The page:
Perspectives on Biologically Based Cancer Risk Assessment (häftad)
Format
Häftad (Paperback / softback)
Språk
Engelska
Antal sidor
319
Utgivningsdatum
2012-09-25
Upplaga
Softcover reprint of the original 1st ed. 1999
Förlag
Springer-Verlag New York Inc.
Medarbetare
Cogliano, Vincent James (ed.), Luebeck, E. Georg (ed.), Zapponi, Giovanni A. (ed.)
Illustrationer
XIII, 319 p.
Dimensioner
254 x 178 x 18 mm
Vikt
586 g
Antal komponenter
1
Komponenter
1 Paperback / softback
ISBN
9781461371496
Perspectives on Biologically Based Cancer Risk Assessment (häftad)

Perspectives on Biologically Based Cancer Risk Assessment

Häftad Engelska, 2012-09-25
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The first meeting of the NATO/CCMS Pilot Study "Dose-Response Analysis and Biologically-Based Risk assessment for Initiator and Promoter Carcinogens" was held in Rome, Italy, in the spring of 1991, and was followed by annual or bi-annual meetings held in Germany, Greece, Netherlands, Portugal, USA, up to the end of 1995; in large part supported by NATO/CCMS grants or fellowships, and organized by Pilot Study participants. The Pilot Study activity has been characterized by a higly collaborative atmosphere, which was essential for a deep and detailed analysis of a problem on which different points of view, methodological approaches and regulations exist in the various member countries. The Pilot Study was aimed at proposing a carcinogenic risk assessment procedure which is based on a detailed analysis of the relevant biological processes, and may also consent the verification of hypotheses. The specific form of theoretical and mathe matical models is identified by considering and using the whole set of objective data available. The multidisciplinary approach of the pilot study is reflected by the struc ture of this book. Each chapter is the result of the cooperation of several authors from to produce a comprehensive manual that includes different countries; its objective was both theoretical and practical information.
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Innehållsförteckning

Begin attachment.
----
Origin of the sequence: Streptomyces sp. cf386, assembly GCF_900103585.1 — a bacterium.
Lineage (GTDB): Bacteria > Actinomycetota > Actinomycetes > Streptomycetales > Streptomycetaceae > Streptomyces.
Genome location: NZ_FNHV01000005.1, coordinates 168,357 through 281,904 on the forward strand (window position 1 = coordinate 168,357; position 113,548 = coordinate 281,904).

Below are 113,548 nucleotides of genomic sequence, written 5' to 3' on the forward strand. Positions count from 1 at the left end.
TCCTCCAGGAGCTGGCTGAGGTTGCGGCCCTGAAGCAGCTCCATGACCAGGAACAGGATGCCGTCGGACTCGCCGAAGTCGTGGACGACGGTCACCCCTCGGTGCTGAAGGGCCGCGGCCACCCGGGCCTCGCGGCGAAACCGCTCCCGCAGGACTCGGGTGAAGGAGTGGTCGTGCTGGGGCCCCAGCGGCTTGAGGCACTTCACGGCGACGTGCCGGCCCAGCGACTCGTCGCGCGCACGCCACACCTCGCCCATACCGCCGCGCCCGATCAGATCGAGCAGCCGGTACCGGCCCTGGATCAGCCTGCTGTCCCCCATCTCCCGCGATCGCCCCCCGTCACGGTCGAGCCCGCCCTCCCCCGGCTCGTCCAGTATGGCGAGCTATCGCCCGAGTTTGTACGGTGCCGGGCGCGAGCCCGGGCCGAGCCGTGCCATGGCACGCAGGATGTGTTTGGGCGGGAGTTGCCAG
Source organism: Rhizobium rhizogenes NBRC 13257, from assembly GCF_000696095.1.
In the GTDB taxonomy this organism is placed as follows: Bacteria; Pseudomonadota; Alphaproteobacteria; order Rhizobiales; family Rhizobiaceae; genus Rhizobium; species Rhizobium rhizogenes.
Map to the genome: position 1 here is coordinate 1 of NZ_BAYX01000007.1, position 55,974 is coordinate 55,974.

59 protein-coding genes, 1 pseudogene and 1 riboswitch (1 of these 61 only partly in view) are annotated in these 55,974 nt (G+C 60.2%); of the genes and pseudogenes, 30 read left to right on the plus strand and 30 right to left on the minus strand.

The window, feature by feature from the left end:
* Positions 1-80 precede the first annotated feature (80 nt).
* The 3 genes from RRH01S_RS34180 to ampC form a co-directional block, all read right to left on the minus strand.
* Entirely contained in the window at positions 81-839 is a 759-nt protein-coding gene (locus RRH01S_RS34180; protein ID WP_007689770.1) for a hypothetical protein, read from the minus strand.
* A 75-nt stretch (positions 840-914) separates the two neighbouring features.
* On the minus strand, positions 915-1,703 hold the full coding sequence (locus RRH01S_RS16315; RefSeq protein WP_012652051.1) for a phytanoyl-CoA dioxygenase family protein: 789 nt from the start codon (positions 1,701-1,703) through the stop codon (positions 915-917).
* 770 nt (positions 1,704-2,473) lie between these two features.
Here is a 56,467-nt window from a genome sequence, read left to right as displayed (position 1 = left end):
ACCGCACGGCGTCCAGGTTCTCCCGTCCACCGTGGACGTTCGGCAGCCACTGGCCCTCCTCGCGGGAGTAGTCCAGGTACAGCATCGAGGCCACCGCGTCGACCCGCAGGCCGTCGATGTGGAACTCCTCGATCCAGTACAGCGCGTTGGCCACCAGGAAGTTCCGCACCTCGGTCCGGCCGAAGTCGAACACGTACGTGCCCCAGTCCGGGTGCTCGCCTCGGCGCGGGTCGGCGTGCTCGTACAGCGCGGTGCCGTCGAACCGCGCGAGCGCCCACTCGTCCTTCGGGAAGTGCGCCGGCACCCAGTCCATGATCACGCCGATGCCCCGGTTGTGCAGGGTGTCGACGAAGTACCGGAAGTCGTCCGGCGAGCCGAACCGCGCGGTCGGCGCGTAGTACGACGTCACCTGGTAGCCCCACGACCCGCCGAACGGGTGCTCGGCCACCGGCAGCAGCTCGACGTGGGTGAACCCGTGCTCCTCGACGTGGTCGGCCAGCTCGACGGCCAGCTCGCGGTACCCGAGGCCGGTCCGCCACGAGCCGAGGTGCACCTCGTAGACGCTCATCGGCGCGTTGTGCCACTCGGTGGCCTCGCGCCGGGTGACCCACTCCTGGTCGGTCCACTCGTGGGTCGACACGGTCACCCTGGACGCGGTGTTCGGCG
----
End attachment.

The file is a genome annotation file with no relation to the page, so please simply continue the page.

1. Introduction.- 1.1. Dose-Response Assessment in Nato Countries.- 1.1.1. European Community.- 1.1.1.1. European Union.- 1.1.1.2. The Netherlands.- 1.1.1.3. United Kingdom.- 1.1.1.4. Germany.- 1.1.1.5. Denmark.- 1.1.1.6. Norway.- 1.1.1.7. Other countries.- 1.1.1.8. Concluding remarks.- 1.1.2. United States.- 1.1.2.1. Use of Dose-Response Assessment.- 1.1.2.2. Evolution of Dose-Response Assessment.- 1.1.3. Differences between the United States and European Countries.- 1.2. Future Directions in Dose-Response Assessment.- 1.3. Brief Considerations on Some Commonly Used Parameters.- 1.3.1. Variation in Carcinogenic Potency and in Parameters Adopted for Carcinogen Regulation.- 1.3.2. Toxicity Data and Carcinogenic Potencies: Correlation between Parameters Adopted for Risk Assessment.- 1.3.3. The Linearized Multistage Model and Benchmark Dose (BD) Approaches: Dose-Response Analysis May Provide a Unique Framework for Both the Carcinogenic and Noncarcinogenic Procedures.- 1.4. Structure of this Report.- 1.5. References.- 2. The Biological Basis of Cancer.- 2.1. Introduction.- 2.2. Cell Proliferation.- 2.3. Cell Proliferation and Mutation.- 2.4. Differences in Susceptibility.- 2.5. Mechanisms of Inhibition in Mutagenesis and Carcinogenesis.- 2.5.1. Introduction.- 2.5.2. Inhibition in Mutagenesis and Carcinogenesis.- 2.5.3. Extracellular Inhibition.- 2.5.4. Intracellular Inhibition.- 2.5.5. Inhibitors of Cancer Initiation.- 2.5.6. Inhibitors of Tumor Promotion and Progression.- 2.5.7. Dual Effects of Inhibitors.- 2.6. References.- 3. Sources of Data For Cancer Risk Assessment.- 3.1. Introduction.- 3.2. In Vitro and Short Term Testing.- 3.3. Trends in Animal Toxicology Testing.- 3.4. Cell Proliferation.- 3.4.1. Quantitative Methods and Data Sources.- 3.4.1.1. Direct Measurements of Cell Division.- 3.4.1.2. Serum Biomarkers of Cellular Proliferation.- 3.4.1.3. Cell kinetics of EAF.- 3.5. Sources of Toxicokinetic Data.- 3.5.1. Introduction.- 3.5.2. Model Parameters.- 3.5.2.1. Physiologic.- 3.5.2.2. Biochemical.- 3.5.3. Toxicokinetic Data.- 3.6. Inter- and Intra-Species Variability.- 3.6.1. Variability in Genetic Damage.- 3.6.2. The Parallelogram Model.- 3.7. References.- 4. Use of Biochemical and Molecular Biomarkers For Cancer Risk Assessment in Humans.- 4.1. Introduction.- 4.2. The Initiatory Complex and its Modulators.- 4.2.1. Biomarkers of Exposure.- 4.2.1.1. The External Dose.- 4.2.1.2. The Internal Dose.- 4.2.1.3. The Biologically Effective Dose.- 4.2.1.4. Interaction with Relevant Macromolecules.- 4.2.1.5. Cytogenetic Biomarkers of Early Effects.- 4.2.1.6. Discussion about the Biomarkers of Exposure.- 4.2.2. Biomarkers of Individual Susceptibility.- 4.2.2.1. Phase I Enzymes and Related Markers.- 4.2.2.2. Phase II Enzymes.- 4.2.3. DNA Repair and its Variability.- 4.2.3.1. Assessment of DNA Repair.- 4.2.3.2. Mismatch Repair, Microsatellite Instability and Mutator Phenotype.- 4.2.3.3. Other Genetic Instability Syndromes.- 4.2.3.4. Restatement of the DNA Repair Problem.- 4.2.4. Exogenous Nutritional Factors.- 4.3. The Determinants of the Clonal Expansion of the Initiated Cells.- 4.3.1. Basic Mechanisms.- 4.3.2. Cell Cycle Control Mechanisms.- 4.3.2.1. p53.- 4.3.2.2. The Rb tumour suppressor gene.- 4.3.2.3. The myc Oncogene.- 4.3.2.4. Low Molecular Weight Regulatory Proteins.- 4.3.3. Growth Factors, Growth Factor Receptors and Signal Transduction Pathways.- 4.3.3.1. Growth Factors and Receptors.- 4.3.3.2. Growth Factor Receptors.- 4.3.4. Signal Transduction Pathways.- 4.3.4.1. Transmembrane Receptors with Intrinsic TRK Activity.- 4.3.4.2. Receptors with Seven Transmembrane-spanning Domains.- 4.3.4.3. Cytoskeletal Signal Transduction Pathways.- 4.3.5. The Outcome: The Clonal Expansion of the Initiated Cells.- 4.3.5.1. Proliferation.- 4.3.5.2. Apoptosis.- 4.4. Adjuvant Determinants of the Clonal Expansion.- 4.4.1. Oxidative Damage and its Repair.- 4.4.1.1. Identification of Oxidative Damage.- 4.4.1.2. Thymine Glycol and Thymidine Glycol.-